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Tuesday, July 10, 2012

Green Theme Week - Look 2

Today I'm channeling a look I saw in a J. Crew catalogue.



But instead of pants, which I could have done, I decided to break in my cheapy Gap mini skirt. I bought it quite a few months ago on clearance for $15. It has lots of stretchy goodness, which I love. For a mini, it's pretty darn comfortable. And it has pockets! Every skirt should have pockets and spandex, in my opinion. Oh and that pudgy tummy just keeps rearing its ugly head. Or maybe it was 4th of July ribs. Nahh.

I also received my Zara dresses over the weekend, which I can't wait to show you. I'm not only excited about the dresses themselves (been eyeing the fish V-neck back dress for a couple of months now), but I'm excited that they fit! I can typically only wear Zara blazers and some tops and only in XL. Zara clothes run small and typically an XL equates to a size 12 or smaller. I can't fit into any of their pencil skirts. But the dresses bow out at the waist and the XL fit.

So since I'm on the subject of fast fashion, I'm reading a book about it ("Overdressed: The Shockingly High Cost of Cheap Fashion" by Elizabeth L. Cline) and conducted my own little experiment this past weekend. I went to my local mall on Saturday looking for any apparel that wasn't made out of celluostic fibers (plastic) or wasn't trendy and cheap. I found nothing. Granted, my mall does not have a Nordstrom, Saks, or any other upscale department store (Macy's is about the best you get in that mall). In fact the entire first floor seems to be made up of cheap one-off stores that sell hoochie-mamma apparel. The top floor is mostly comprised of fast fashion, such as H&M, Forever 21, Abercrombie, etc. The book talks about how most of the manufacturing of apparel is now done overseas for pennies, that consumers are paying increasingly lower prices for trendy knock-off fashion, and how disposable and ill-constructed clothing is nowadays. People wear their clothes a few times and expect to throw it away. Gone are the days of quality stitching and details that adorn hand-made clothing, not to mention using fabrics that aren't comprised of Viscose, Polyester, Acetate, Nylon, and other cheap imitations.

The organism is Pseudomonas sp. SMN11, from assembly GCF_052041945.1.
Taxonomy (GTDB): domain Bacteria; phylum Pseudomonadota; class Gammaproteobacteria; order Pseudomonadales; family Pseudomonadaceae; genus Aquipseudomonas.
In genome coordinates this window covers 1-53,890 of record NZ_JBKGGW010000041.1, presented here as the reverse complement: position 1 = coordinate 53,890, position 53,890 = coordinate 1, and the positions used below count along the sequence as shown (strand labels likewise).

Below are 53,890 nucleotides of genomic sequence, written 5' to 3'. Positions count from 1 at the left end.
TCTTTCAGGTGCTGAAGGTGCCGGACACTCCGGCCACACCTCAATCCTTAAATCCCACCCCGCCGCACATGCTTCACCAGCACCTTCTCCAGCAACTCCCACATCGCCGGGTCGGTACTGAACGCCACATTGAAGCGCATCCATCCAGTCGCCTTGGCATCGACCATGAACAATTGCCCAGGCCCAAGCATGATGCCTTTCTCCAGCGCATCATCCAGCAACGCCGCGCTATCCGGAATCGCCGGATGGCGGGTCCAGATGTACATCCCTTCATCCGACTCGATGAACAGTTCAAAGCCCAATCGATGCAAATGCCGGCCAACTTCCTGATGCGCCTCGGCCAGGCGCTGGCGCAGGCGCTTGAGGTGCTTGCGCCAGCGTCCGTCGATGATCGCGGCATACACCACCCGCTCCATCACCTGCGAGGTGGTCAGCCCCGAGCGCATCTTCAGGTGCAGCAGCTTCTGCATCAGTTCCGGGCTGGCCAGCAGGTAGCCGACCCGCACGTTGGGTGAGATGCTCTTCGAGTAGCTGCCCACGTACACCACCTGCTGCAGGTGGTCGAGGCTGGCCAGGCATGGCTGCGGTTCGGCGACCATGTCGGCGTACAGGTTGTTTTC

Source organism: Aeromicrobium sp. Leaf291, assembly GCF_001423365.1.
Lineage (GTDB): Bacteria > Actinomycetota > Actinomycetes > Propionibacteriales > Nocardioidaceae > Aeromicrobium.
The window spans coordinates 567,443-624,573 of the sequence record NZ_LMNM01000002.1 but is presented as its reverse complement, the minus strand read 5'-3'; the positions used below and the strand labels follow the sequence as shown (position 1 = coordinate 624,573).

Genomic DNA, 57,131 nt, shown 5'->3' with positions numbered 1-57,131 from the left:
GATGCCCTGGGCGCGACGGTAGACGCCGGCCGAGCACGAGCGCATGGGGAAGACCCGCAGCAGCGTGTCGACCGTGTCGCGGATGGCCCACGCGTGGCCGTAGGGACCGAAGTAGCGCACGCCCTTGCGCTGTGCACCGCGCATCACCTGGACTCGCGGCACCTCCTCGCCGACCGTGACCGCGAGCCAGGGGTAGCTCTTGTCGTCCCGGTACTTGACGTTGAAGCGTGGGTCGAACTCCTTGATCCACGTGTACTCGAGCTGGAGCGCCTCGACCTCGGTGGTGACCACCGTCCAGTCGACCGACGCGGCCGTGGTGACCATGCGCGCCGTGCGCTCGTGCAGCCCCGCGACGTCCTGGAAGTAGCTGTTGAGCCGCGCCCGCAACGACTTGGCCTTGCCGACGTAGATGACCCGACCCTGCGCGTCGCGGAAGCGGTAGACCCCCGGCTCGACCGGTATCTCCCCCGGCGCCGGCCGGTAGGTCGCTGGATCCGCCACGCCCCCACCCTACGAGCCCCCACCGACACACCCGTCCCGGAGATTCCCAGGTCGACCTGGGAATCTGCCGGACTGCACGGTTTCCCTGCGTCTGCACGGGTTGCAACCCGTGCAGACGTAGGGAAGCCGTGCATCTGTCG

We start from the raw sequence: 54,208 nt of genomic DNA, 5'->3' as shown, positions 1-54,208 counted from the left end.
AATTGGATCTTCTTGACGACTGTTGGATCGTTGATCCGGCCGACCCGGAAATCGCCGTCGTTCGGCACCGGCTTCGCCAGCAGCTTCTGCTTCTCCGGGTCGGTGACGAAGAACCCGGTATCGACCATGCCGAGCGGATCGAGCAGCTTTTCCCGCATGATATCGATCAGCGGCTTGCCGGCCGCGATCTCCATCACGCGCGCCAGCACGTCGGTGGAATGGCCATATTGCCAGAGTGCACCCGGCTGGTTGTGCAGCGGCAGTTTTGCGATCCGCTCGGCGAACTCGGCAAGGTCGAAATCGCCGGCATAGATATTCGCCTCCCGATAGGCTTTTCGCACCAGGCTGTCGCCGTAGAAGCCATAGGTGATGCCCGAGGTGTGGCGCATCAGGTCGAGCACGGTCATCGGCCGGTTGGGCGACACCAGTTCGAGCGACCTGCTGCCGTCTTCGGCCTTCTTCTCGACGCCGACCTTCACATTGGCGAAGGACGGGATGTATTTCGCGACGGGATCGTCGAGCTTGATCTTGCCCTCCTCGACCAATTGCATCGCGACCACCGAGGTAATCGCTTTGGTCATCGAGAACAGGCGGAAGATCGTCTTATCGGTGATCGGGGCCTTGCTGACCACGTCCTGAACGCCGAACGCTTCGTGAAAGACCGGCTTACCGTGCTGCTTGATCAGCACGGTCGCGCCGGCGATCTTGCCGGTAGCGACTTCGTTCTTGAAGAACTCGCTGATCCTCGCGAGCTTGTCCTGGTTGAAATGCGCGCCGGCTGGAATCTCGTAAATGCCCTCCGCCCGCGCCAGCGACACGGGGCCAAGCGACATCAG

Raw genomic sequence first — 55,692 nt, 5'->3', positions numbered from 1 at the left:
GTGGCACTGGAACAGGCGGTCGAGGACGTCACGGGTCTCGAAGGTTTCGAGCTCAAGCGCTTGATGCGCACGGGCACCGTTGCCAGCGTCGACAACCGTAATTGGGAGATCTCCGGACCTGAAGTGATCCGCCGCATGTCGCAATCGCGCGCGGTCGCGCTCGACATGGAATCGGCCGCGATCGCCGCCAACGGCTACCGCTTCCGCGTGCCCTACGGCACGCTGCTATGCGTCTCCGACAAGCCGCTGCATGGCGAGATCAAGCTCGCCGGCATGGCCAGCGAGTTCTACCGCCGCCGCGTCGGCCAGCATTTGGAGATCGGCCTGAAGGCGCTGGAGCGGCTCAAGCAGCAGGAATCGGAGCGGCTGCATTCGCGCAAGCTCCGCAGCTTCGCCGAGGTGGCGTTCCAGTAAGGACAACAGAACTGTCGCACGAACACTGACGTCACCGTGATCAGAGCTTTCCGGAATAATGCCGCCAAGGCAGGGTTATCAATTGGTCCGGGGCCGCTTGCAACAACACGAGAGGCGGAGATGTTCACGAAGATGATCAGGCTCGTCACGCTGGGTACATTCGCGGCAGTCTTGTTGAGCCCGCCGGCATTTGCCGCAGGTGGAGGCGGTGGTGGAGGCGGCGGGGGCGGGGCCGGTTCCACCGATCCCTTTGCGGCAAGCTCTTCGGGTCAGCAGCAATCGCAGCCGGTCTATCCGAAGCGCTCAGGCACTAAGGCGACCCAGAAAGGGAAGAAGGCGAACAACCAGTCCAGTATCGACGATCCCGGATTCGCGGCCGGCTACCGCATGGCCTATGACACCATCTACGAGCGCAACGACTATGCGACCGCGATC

While I'm guilty of buying fast fashion all the time and will probably continue to do so in this economy, I also see the author's point. I'm only halfway into the book but it has already opened my eyes to just how much we shop for cheap, disposable goods. How many times have you worn a J. Crew tissue tee only to find pin holes in it after a few washings? Off to Goodwill it goes.